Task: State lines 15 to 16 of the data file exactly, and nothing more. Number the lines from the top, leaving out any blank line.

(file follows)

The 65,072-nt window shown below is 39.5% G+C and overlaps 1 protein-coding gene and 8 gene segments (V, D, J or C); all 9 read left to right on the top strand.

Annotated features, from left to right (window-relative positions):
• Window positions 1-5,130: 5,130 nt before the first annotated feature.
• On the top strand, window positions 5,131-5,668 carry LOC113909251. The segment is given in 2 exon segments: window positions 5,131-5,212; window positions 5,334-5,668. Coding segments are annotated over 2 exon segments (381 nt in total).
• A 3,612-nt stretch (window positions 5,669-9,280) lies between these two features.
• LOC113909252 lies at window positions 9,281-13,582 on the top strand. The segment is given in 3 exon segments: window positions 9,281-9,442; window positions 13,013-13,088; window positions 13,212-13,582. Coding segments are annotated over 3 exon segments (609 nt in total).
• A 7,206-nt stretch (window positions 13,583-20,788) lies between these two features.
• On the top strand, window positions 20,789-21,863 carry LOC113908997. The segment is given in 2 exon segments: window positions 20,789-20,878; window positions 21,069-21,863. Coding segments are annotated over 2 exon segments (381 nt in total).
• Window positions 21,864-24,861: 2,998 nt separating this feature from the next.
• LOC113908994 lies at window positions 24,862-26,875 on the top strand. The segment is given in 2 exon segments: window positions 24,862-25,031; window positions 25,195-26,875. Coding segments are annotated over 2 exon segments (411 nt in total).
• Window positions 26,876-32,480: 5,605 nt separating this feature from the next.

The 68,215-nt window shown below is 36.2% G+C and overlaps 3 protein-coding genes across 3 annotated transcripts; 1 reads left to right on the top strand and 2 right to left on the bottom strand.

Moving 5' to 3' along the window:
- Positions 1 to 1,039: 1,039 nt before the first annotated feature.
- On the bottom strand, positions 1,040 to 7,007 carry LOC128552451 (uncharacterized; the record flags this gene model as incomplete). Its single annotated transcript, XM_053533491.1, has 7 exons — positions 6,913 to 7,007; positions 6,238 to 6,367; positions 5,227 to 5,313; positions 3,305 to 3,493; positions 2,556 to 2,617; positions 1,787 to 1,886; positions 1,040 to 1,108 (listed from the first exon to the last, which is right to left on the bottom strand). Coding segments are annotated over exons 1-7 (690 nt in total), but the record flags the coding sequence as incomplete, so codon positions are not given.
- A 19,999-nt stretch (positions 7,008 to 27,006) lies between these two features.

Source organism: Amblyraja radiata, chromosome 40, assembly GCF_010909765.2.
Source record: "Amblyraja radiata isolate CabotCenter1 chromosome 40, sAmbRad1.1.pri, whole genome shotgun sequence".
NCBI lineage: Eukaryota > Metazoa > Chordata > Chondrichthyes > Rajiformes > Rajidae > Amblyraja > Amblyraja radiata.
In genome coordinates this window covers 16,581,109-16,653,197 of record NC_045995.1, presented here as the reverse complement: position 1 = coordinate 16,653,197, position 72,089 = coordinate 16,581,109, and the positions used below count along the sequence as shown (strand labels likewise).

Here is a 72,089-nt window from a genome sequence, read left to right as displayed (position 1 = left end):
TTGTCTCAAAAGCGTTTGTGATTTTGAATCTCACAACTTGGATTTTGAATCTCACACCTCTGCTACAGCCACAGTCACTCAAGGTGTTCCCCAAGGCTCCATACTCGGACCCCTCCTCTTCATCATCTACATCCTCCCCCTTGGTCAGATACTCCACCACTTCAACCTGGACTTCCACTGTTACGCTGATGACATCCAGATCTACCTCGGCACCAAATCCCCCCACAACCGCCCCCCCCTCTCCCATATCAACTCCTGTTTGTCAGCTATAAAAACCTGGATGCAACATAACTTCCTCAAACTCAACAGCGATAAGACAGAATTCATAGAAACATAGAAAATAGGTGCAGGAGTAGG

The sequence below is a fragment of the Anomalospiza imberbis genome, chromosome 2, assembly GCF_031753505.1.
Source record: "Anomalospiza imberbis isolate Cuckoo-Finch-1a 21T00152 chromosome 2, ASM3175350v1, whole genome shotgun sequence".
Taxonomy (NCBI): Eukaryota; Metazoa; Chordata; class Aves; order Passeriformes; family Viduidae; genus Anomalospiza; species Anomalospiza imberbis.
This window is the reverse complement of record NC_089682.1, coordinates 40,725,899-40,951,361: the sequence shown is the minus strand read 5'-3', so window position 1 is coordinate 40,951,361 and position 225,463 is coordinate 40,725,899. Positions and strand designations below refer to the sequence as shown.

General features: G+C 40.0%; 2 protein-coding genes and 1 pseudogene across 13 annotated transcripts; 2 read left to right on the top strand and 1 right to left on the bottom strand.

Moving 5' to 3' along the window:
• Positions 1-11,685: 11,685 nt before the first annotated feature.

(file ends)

- On the bottom strand, positions 1,040 to 7,007 carry LOC128552451 (uncharacterized; the record flags this gene model as incomplete). Its single annotated transcript, XM_053533491.1, has 7 exons — positions 6,913 to 7,007; positions 6,238 to 6,367; positions 5,227 to 5,313; positions 3,305 to 3,493; positions 2,556 to 2,617; positions 1,787 to 1,886; positions 1,040 to 1,108 (listed from the first exon to the last, which is right to left on the bottom strand). Coding segments are annotated over exons 1-7 (690 nt in total), but the record flags the coding sequence as incomplete, so codon positions are not given.
- A 19,999-nt stretch (positions 7,008 to 27,006) lies between these two features.